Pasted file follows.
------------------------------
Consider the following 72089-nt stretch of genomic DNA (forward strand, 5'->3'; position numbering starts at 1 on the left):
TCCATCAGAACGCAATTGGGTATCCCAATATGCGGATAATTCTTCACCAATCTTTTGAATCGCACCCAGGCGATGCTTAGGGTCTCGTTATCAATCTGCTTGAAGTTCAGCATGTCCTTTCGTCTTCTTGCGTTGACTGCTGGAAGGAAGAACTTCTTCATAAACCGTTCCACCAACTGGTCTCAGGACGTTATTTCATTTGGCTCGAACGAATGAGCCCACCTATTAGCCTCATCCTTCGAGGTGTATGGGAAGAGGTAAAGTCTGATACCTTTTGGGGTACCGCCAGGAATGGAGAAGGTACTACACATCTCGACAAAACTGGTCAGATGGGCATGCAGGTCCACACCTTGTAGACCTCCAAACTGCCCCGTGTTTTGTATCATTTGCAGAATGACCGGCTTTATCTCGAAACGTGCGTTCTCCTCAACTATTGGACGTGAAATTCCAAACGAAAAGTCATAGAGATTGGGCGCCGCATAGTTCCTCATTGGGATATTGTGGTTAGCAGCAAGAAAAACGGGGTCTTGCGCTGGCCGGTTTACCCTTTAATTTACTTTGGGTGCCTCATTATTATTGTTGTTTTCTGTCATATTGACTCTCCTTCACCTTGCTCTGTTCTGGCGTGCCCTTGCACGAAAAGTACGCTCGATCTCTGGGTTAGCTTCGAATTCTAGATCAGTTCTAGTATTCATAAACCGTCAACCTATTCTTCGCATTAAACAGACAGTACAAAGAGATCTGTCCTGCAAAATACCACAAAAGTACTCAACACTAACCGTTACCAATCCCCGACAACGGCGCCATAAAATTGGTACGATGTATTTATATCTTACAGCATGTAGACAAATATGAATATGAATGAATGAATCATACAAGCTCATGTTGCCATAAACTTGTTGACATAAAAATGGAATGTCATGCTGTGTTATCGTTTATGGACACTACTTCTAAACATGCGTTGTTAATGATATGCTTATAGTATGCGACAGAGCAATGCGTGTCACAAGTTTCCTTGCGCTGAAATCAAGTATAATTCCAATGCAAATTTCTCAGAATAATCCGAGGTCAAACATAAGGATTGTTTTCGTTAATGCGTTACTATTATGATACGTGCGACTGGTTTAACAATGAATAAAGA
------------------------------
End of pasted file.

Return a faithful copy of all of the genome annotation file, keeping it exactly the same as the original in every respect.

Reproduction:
Consider the following 72089-nt stretch of genomic DNA (forward strand, 5'->3'; position numbering starts at 1 on the left):
TCCATCAGAACGCAATTGGGTATCCCAATATGCGGATAATTCTTCACCAATCTTTTGAATCGCACCCAGGCGATGCTTAGGGTCTCGTTATCAATCTGCTTGAAGTTCAGCATGTCCTTTCGTCTTCTTGCGTTGACTGCTGGAAGGAAGAACTTCTTCATAAACCGTTCCACCAACTGGTCTCAGGACGTTATTTCATTTGGCTCGAACGAATGAGCCCACCTATTAGCCTCATCCTTCGAGGTGTATGGGAAGAGGTAAAGTCTGATACCTTTTGGGGTACCGCCAGGAATGGAGAAGGTACTACACATCTCGACAAAACTGGTCAGATGGGCATGCAGGTCCACACCTTGTAGACCTCCAAACTGCCCCGTGTTTTGTATCATTTGCAGAATGACCGGCTTTATCTCGAAACGTGCGTTCTCCTCAACTATTGGACGTGAAATTCCAAACGAAAAGTCATAGAGATTGGGCGCCGCATAGTTCCTCATTGGGATATTGTGGTTAGCAGCAAGAAAAACGGGGTCTTGCGCTGGCCGGTTTACCCTTTAATTTACTTTGGGTGCCTCATTATTATTGTTGTTTTCTGTCATATTGACTCTCCTTCACCTTGCTCTGTTCTGGCGTGCCCTTGCACGAAAAGTACGCTCGATCTCTGGGTTAGCTTCGAATTCTAGATCAGTTCTAGTATTCATAAACCGTCAACCTATTCTTCGCATTAAACAGACAGTACAAAGAGATCTGTCCTGCAAAATACCACAAAAGTACTCAACACTAACCGTTACCAATCCCCGACAACGGCGCCATAAAATTGGTACGATGTATTTATATCTTACAGCATGTAGACAAATATGAATATGAATGAATGAATCATACAAGCTCATGTTGCCATAAACTTGTTGACATAAAAATGGAATGTCATGCTGTGTTATCGTTTATGGACACTACTTCTAAACATGCGTTGTTAATGATATGCTTATAGTATGCGACAGAGCAATGCGTGTCACAAGTTTCCTTGCGCTGAAATCAAGTATAATTCCAATGCAAATTTCTCAGAATAATCCGAGGTCAAACATAAGGATTGTTTTCGTTAATGCGTTACTATTATGATACGTGCGACTGGTTTAACAATGAATAAAGA